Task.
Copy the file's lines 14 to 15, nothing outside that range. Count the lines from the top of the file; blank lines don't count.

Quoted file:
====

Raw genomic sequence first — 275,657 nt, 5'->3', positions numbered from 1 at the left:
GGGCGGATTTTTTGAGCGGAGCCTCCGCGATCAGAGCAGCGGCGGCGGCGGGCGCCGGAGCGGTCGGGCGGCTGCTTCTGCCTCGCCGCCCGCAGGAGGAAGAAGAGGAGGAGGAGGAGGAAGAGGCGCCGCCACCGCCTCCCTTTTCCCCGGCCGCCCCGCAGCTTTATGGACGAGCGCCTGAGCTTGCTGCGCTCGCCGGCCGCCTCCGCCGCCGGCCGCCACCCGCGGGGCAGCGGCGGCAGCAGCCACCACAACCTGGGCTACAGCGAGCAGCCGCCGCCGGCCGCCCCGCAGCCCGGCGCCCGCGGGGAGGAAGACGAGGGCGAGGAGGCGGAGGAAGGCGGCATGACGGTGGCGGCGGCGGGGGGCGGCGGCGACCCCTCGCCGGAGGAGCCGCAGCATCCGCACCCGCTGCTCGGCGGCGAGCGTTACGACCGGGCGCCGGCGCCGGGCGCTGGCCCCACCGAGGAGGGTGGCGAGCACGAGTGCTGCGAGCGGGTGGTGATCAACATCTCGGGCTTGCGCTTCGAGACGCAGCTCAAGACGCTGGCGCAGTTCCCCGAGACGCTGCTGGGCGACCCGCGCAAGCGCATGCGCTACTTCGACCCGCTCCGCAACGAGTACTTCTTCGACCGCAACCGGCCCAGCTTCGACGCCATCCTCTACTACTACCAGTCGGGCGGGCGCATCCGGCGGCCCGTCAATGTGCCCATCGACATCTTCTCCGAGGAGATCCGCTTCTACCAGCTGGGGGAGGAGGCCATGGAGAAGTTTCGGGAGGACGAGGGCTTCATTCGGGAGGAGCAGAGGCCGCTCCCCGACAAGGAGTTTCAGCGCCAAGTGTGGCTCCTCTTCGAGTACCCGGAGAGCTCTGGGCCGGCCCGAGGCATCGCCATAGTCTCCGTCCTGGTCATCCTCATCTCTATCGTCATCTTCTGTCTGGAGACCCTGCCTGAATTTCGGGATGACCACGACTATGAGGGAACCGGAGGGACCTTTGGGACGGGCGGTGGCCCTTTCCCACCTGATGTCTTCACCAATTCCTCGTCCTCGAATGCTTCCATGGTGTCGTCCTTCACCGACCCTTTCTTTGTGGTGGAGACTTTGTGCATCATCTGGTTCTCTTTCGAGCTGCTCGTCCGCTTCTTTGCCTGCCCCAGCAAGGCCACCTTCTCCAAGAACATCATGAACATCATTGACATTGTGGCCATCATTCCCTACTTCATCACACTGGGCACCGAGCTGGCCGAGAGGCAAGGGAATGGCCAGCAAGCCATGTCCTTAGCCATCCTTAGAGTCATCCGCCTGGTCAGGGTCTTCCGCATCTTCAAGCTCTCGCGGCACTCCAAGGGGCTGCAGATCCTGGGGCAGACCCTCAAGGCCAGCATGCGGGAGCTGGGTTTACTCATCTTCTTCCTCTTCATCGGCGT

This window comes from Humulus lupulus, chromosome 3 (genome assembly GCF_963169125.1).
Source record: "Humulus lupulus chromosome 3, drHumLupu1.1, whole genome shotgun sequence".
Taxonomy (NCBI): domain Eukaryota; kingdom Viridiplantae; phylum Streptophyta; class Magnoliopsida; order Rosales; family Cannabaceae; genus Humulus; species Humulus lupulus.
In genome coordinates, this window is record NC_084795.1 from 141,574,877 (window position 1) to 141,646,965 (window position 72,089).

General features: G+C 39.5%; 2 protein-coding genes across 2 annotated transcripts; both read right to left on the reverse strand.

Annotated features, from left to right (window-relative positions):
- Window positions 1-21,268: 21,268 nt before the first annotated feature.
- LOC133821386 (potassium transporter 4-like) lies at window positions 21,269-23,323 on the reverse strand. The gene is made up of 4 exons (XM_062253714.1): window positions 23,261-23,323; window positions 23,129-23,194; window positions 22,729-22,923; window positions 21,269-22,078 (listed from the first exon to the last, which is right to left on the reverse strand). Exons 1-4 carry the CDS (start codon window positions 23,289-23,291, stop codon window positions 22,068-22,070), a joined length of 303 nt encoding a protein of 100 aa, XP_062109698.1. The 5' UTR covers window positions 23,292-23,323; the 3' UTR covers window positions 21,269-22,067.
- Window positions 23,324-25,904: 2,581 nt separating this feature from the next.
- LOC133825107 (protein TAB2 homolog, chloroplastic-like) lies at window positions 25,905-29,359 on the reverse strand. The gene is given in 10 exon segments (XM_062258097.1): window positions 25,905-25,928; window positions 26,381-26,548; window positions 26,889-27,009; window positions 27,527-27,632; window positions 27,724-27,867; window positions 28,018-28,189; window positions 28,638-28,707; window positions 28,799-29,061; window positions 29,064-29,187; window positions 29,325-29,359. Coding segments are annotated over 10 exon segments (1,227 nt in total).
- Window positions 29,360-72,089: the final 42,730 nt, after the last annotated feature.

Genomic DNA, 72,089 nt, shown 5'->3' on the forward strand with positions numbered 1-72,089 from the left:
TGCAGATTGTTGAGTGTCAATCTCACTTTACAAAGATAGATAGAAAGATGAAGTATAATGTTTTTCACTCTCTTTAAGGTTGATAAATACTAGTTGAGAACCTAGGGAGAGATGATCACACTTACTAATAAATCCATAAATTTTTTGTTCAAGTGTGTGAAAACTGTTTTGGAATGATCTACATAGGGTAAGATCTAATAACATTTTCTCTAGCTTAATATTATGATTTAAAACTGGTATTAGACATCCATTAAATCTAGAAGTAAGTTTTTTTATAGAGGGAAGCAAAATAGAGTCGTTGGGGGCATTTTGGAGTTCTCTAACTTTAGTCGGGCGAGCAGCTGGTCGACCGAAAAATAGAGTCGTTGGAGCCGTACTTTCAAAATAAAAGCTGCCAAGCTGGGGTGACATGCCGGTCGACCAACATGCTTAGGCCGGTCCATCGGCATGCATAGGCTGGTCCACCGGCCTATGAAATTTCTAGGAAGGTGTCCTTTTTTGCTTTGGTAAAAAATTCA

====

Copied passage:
Genomic DNA, 72,089 nt, shown 5'->3' on the forward strand with positions numbered 1-72,089 from the left:
TGCAGATTGTTGAGTGTCAATCTCACTTTACAAAGATAGATAGAAAGATGAAGTATAATGTTTTTCACTCTCTTTAAGGTTGATAAATACTAGTTGAGAACCTAGGGAGAGATGATCACACTTACTAATAAATCCATAAATTTTTTGTTCAAGTGTGTGAAAACTGTTTTGGAATGATCTACATAGGGTAAGATCTAATAACATTTTCTCTAGCTTAATATTATGATTTAAAACTGGTATTAGACATCCATTAAATCTAGAAGTAAGTTTTTTTATAGAGGGAAGCAAAATAGAGTCGTTGGGGGCATTTTGGAGTTCTCTAACTTTAGTCGGGCGAGCAGCTGGTCGACCGAAAAATAGAGTCGTTGGAGCCGTACTTTCAAAATAAAAGCTGCCAAGCTGGGGTGACATGCCGGTCGACCAACATGCTTAGGCCGGTCCATCGGCATGCATAGGCTGGTCCACCGGCCTATGAAATTTCTAGGAAGGTGTCCTTTTTTGCTTTGGTAAAAAATTCA